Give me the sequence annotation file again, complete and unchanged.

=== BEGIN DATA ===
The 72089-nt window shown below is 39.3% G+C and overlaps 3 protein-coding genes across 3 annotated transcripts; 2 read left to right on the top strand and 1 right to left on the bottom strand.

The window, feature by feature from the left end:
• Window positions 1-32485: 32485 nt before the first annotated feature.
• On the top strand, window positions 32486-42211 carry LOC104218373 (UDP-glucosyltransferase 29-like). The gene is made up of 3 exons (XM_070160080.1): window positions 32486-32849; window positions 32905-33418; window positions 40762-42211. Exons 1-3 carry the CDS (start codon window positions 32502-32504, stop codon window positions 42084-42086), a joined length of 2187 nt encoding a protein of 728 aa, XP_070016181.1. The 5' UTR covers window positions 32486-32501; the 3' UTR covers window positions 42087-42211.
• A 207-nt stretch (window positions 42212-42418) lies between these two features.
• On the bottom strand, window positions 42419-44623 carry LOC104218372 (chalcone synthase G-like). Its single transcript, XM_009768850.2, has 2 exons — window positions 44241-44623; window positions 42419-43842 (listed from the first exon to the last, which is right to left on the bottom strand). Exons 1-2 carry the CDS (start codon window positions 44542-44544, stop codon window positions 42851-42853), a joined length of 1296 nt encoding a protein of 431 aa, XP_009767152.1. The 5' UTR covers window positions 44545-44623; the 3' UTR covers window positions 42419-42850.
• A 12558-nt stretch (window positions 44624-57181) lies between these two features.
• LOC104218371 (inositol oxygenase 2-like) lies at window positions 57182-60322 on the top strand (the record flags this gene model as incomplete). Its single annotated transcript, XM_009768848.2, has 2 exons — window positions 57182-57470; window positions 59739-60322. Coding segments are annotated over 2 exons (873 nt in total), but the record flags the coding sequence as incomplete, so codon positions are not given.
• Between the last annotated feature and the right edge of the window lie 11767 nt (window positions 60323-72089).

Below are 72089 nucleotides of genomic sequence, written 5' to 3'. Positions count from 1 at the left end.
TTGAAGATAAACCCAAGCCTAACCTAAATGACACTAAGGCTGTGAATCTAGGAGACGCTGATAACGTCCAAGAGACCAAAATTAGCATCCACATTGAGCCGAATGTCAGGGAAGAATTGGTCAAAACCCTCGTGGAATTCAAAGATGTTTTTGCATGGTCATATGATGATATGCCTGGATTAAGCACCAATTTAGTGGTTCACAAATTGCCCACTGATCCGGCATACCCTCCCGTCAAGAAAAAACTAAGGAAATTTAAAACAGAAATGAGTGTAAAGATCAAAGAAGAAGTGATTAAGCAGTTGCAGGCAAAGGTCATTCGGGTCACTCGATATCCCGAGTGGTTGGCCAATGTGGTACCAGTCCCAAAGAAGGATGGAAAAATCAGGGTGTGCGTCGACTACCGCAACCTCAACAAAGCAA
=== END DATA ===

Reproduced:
The 72089-nt window shown below is 39.3% G+C and overlaps 3 protein-coding genes across 3 annotated transcripts; 2 read left to right on the top strand and 1 right to left on the bottom strand.

The window, feature by feature from the left end:
• Window positions 1-32485: 32485 nt before the first annotated feature.
• On the top strand, window positions 32486-42211 carry LOC104218373 (UDP-glucosyltransferase 29-like). The gene is made up of 3 exons (XM_070160080.1): window positions 32486-32849; window positions 32905-33418; window positions 40762-42211. Exons 1-3 carry the CDS (start codon window positions 32502-32504, stop codon window positions 42084-42086), a joined length of 2187 nt encoding a protein of 728 aa, XP_070016181.1. The 5' UTR covers window positions 32486-32501; the 3' UTR covers window positions 42087-42211.
• A 207-nt stretch (window positions 42212-42418) lies between these two features.
• On the bottom strand, window positions 42419-44623 carry LOC104218372 (chalcone synthase G-like). Its single transcript, XM_009768850.2, has 2 exons — window positions 44241-44623; window positions 42419-43842 (listed from the first exon to the last, which is right to left on the bottom strand). Exons 1-2 carry the CDS (start codon window positions 44542-44544, stop codon window positions 42851-42853), a joined length of 1296 nt encoding a protein of 431 aa, XP_009767152.1. The 5' UTR covers window positions 44545-44623; the 3' UTR covers window positions 42419-42850.
• A 12558-nt stretch (window positions 44624-57181) lies between these two features.
• LOC104218371 (inositol oxygenase 2-like) lies at window positions 57182-60322 on the top strand (the record flags this gene model as incomplete). Its single annotated transcript, XM_009768848.2, has 2 exons — window positions 57182-57470; window positions 59739-60322. Coding segments are annotated over 2 exons (873 nt in total), but the record flags the coding sequence as incomplete, so codon positions are not given.
• Between the last annotated feature and the right edge of the window lie 11767 nt (window positions 60323-72089).

Below are 72089 nucleotides of genomic sequence, written 5' to 3'. Positions count from 1 at the left end.
TTGAAGATAAACCCAAGCCTAACCTAAATGACACTAAGGCTGTGAATCTAGGAGACGCTGATAACGTCCAAGAGACCAAAATTAGCATCCACATTGAGCCGAATGTCAGGGAAGAATTGGTCAAAACCCTCGTGGAATTCAAAGATGTTTTTGCATGGTCATATGATGATATGCCTGGATTAAGCACCAATTTAGTGGTTCACAAATTGCCCACTGATCCGGCATACCCTCCCGTCAAGAAAAAACTAAGGAAATTTAAAACAGAAATGAGTGTAAAGATCAAAGAAGAAGTGATTAAGCAGTTGCAGGCAAAGGTCATTCGGGTCACTCGATATCCCGAGTGGTTGGCCAATGTGGTACCAGTCCCAAAGAAGGATGGAAAAATCAGGGTGTGCGTCGACTACCGCAACCTCAACAAAGCAA